Getting sensible with the Toyota Corolla Quest

The Corolla Quest arrived with 4,000km on the clock.
The Corolla Quest arrived with 4,000km on the clock.
Image: Waldo Swiegers

If you are talking about motoring archetypes, the Toyota Corolla is to modest family sedans what the Porsche 911 is to the sports car world.

OK, fine. That cross-reference was an attempt at sprinkling some sex appeal on the Japanese nameplate. But truth be told, the Corolla in its latest iteration is a pretty dazzling thing.

And then there’s the Quest: a bit less pizazz, but truly wholesome in the areas that the average car buyer prioritises.

For the next nine months we are going to immerse ourselves in what the Corolla range has to offer. Starting with the humbler Quest, then moving on to the spiffy hatchback and saloon versions of the breed.

Interior features include keyless go, leather upholstery, rain-sensing wipers, cruise control, climate control, reverse camera, steering-mounted controls and an infotainment system with Bluetooth.
Interior features include keyless go, leather upholstery, rain-sensing wipers, cruise control, climate control, reverse camera, steering-mounted controls and an infotainment system with Bluetooth.
Image: Waldo Swiegers

We reported positively on the Corolla Quest after driving it at launch early in 2020. Even though its existence was premised on the idea of taking a previous-generation model and de-contenting it to arrive at a competitive price-point, one struggled to tell.

The aspects that made the original 11th generation Corolla from 2013 so good were still very much evident, from build quality to fuss-free road manners.

Our test car is the range-topping 1.8 Exclusive model equipped with a continuously-variable transmission (CVT). This is the weakest point of the experience, but we will get to that in a bit.

Pricing for the Quest kicks off at R271,800 for the basic manual version, which is also powered by a 1.8-litre engine (they all are). Our car goes for R342,200 and has every amenity expected.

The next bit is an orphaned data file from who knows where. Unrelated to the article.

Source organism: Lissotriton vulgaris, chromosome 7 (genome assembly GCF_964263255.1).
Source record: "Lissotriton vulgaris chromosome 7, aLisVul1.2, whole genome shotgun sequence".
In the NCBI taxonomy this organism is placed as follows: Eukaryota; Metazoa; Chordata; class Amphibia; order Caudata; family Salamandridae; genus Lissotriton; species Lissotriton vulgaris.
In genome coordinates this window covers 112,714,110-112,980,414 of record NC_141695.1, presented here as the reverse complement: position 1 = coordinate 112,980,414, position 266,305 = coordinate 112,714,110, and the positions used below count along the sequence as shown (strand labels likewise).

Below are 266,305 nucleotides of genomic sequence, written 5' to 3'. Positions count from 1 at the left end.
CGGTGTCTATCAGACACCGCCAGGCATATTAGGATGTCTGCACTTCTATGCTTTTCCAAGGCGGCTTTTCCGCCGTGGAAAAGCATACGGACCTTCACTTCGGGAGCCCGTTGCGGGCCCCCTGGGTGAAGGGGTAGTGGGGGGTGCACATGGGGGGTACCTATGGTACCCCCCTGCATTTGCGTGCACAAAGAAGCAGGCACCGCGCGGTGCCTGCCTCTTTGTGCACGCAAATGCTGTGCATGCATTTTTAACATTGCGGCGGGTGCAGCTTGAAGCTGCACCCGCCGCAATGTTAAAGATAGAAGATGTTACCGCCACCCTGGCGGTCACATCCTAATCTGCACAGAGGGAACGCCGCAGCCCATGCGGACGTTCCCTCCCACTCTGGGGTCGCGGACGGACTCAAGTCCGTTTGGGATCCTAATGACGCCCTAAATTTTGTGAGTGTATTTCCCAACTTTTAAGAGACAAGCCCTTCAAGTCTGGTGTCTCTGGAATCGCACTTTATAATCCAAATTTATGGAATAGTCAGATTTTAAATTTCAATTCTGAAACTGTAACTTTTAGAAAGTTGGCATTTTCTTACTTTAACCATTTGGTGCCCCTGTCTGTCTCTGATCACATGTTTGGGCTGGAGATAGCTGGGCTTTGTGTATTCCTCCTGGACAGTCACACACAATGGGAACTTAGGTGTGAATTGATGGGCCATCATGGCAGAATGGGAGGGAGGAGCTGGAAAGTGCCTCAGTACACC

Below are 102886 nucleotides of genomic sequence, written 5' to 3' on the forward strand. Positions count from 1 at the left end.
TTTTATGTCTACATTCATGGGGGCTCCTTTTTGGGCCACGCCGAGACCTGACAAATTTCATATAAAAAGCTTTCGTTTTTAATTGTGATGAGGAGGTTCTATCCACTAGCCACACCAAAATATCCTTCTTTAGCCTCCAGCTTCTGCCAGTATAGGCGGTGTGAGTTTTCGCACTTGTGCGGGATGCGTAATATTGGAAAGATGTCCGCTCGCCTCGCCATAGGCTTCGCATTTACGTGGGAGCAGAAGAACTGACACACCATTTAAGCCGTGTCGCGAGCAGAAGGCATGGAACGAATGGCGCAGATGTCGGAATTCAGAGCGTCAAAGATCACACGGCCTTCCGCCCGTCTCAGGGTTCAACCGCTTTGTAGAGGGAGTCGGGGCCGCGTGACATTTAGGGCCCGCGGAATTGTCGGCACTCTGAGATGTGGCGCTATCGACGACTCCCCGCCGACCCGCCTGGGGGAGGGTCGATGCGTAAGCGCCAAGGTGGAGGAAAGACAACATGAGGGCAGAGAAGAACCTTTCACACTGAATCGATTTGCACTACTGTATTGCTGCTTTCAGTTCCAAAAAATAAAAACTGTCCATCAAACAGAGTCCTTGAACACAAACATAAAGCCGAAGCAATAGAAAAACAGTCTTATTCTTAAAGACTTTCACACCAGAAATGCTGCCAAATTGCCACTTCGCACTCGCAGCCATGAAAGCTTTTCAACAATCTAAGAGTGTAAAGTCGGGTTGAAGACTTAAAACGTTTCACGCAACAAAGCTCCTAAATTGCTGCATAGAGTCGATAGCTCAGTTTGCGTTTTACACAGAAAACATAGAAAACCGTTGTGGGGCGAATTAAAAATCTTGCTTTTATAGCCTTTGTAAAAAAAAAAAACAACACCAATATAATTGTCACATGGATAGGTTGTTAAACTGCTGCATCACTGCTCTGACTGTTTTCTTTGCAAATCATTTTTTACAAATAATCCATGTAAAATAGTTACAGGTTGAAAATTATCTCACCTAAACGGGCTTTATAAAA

Keyless go, leather upholstery, rain-sensing wipers, cruise control, climate control, reverse camera, steering-mounted controls and an infotainment system with Bluetooth and — gasp — a CD-player! My two-disc Luther Vandross special was dusted off for the application. A USB port is also on offer for more modern tastes.

Fuel consumption is currently sitting at 8.6l/100km.
Fuel consumption is currently sitting at 8.6l/100km.
Image: Waldo Swiegers

The initial 400km spent with the Quest was unremarkable in the best possible way. It just goes about its business as an anonymous and effortless commuter with appreciable comfort.

Sure, you can work the 103kW and 173Nm out of its normally-aspirated four-cylinder. But what deterred me from mashing the pedal down was the strained noise that would ensue. That CVT has a tendency to allow the engine to groan its heart out. My approach to piloting the Quest was to pile on the momentum gradually, using the accelerator with my middle toe, not my heel.

This is the kind of gentle driving style that would earn an Uber operator a five-star rating.

TOYOTA COROLLA QUEST: UPDATE 1

ODOMETER ON DELIVERY: 4,000km

CURRENT ODOMETER: 4,448km

AVERAGE CONSUMPTION: 8.6l/100km

PRAISES: Comfortable, subtle and well-equipped

GRIPES: That CVT drone!


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